There are two opposing views about language, both advanced by distinguished thinkers. One view holds that a language is external to objects and thoughts; the other view regards it as fundamental to them. In what sense or senses are these views true? Can they be reconciled?
Language has not merely expressed man’s fears; it has also expressed his sense of mystery. Again and again, man has sung of Gods and Divine Life and his idea of the Good and the Beautiful in sublime speech. This sublime speech, these inspired words, he has treasured as his veritable heritage, his Vedas. But in the passage of time, man’s thought-habits and speech-mores change and the inspired words become difficult to understand. Can a study of language help us to recapture the meanings of older scriptures? Can this study help us to understand the deeper life of man, his vision of Gods and the Good? Can this study throw some light on religious consciousness in general and the cherished old scriptures in particular? For example, can we understand the mentality of the seers of the Vedas— humanity’s oldest extant scripture—by studying their language? Or can we understand the import of their language by entering into the state of their mind?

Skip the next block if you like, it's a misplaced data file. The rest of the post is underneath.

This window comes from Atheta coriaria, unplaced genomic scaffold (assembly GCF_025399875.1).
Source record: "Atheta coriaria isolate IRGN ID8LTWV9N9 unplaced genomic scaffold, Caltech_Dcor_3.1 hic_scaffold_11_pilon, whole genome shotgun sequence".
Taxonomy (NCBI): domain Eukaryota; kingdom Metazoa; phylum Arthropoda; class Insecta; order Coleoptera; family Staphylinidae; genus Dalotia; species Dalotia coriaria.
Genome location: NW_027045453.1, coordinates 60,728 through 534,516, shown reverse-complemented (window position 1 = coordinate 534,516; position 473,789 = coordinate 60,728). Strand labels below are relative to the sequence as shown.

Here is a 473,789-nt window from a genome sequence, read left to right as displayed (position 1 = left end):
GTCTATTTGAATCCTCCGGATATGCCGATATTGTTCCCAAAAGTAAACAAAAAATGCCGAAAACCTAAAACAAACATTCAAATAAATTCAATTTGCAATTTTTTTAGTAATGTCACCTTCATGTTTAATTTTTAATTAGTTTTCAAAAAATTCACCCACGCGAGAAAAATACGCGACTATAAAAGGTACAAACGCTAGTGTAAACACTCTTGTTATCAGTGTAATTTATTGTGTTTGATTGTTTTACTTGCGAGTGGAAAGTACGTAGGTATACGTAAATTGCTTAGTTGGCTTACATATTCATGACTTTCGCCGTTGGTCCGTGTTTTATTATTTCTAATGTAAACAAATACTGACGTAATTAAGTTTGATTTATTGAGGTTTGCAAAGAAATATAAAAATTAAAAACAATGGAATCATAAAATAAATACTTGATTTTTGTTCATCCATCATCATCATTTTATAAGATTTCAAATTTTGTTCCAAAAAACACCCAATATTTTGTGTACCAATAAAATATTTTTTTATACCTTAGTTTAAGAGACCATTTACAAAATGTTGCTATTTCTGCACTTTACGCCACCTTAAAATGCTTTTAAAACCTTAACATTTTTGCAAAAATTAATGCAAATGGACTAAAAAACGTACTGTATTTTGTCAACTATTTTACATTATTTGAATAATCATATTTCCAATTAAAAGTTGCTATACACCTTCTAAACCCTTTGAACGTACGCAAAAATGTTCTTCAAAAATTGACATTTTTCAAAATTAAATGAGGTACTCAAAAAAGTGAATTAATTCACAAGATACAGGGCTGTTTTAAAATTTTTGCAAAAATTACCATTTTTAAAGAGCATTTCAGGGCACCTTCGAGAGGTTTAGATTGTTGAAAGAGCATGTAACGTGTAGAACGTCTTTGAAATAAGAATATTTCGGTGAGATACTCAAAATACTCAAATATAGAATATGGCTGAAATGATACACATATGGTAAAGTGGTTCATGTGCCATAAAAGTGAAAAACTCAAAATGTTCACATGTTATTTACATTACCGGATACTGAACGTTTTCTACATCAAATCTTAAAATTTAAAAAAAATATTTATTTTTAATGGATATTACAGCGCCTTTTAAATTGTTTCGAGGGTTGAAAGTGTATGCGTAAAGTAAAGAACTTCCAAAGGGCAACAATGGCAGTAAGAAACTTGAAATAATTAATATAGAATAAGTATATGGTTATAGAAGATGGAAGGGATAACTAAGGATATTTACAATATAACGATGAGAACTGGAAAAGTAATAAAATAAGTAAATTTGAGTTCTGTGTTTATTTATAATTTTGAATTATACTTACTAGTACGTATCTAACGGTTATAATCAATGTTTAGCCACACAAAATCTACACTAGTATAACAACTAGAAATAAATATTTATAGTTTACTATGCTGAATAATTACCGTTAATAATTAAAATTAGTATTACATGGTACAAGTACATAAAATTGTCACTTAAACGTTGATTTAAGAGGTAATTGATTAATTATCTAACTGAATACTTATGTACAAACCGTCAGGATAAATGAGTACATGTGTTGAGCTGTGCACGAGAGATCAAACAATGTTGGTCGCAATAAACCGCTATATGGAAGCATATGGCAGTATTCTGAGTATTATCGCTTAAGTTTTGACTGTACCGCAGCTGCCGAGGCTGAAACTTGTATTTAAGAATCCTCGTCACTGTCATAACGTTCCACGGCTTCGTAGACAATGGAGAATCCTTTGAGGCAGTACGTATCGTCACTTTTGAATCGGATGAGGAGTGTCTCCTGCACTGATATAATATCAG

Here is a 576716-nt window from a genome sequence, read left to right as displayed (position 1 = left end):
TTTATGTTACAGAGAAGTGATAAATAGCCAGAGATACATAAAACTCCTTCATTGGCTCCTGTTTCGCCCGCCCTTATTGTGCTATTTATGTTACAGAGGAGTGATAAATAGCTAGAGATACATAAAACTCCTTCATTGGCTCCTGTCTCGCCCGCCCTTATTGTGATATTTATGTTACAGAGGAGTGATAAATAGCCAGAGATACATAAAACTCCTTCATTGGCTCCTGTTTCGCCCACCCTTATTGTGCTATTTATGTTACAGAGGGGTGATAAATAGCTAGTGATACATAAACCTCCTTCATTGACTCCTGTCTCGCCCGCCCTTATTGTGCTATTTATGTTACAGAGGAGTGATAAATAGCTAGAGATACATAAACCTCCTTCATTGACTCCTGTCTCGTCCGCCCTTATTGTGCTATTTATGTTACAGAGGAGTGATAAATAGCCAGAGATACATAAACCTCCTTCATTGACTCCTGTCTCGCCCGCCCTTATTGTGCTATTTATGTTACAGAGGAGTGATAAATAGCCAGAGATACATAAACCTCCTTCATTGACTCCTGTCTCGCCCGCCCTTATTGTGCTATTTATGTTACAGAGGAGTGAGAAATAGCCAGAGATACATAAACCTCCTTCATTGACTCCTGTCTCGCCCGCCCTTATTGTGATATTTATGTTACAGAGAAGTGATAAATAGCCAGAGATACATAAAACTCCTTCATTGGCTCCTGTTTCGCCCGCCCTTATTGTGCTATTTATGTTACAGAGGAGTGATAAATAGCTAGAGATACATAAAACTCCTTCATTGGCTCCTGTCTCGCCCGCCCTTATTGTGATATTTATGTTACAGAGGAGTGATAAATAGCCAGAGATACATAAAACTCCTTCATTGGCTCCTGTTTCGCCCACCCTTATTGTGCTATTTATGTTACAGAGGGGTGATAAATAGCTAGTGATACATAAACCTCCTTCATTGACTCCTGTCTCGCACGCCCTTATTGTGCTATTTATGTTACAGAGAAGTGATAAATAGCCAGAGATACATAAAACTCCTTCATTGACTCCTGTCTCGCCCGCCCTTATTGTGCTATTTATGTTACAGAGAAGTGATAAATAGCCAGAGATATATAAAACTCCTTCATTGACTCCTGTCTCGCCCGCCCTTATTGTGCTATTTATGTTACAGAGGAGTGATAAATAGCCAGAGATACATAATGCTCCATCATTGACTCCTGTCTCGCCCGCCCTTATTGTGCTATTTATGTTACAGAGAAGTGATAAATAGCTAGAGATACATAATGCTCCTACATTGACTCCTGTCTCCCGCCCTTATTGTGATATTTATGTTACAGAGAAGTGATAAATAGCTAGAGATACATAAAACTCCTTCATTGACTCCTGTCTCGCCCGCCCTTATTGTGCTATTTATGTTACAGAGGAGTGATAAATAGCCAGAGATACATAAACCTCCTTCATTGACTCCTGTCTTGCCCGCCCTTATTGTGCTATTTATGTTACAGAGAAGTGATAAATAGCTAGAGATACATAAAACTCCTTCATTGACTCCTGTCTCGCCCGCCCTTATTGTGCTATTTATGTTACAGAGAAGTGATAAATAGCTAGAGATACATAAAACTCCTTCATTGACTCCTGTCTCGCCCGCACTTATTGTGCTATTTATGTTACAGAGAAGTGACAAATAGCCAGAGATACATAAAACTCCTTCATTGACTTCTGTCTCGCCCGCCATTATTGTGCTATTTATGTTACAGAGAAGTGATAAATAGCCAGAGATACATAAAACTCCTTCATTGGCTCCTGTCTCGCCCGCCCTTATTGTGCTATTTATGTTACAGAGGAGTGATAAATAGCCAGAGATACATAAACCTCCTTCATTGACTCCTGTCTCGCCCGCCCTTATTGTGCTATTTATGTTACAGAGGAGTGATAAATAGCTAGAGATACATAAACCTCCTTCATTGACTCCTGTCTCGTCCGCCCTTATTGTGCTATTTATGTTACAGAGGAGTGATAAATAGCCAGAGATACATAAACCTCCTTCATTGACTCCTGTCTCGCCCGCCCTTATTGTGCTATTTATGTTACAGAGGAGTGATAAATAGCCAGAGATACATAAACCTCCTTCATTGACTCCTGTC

The book studies human speech in its relation to man’s deeper psyche and religious consciousness. It adds a new dimension to the science of Semantics by showing how physical meanings of a word become sensuous meanings, become concepts and ideas, become names of the powers of the psyche, become Names of Gods, depending upon the organ of mind— indriya, manas, buddhi, —which is using that word as also on the level of$
Next, by applying this method of unlocking the highest and the most secre$
Thirdly, refuting that Vedic Gods represent the attempt of the primitive $
Fourthly, it invites us to extend this new approach to promote an underst$
Finally, though briefly, the book offers a practical advice. A meditation$
The Word as Revelation Names of Gods
David Frawley (Vamadeva Shastri)
VOICE OF INDIA New Delhi
© RAM SWARUP
First Published: 1980 First Reprint: 2001
Published by Voice of India, 2/18, Ansari Road, New Delhi — 110 002 and printed at Rajkamal Electric Press, Delhi — 110 033.
English does not have the equivalents of Sanskrit aspirate mutes. So the sounds given for kh, gh, ch, jh, th, dh, ph, bh are approximations.
The difference between nasal sounds like f, fi, n, n is non-significant in English. Even in Hindi, they have a tendency to run into one single sound of n. Similarly, the distinction between the two sibilants § and s is on the wane. aa of thou the Immortal, we meditate upon your many names.’ Vatsa Kanva, Rigveda VIII.11.5.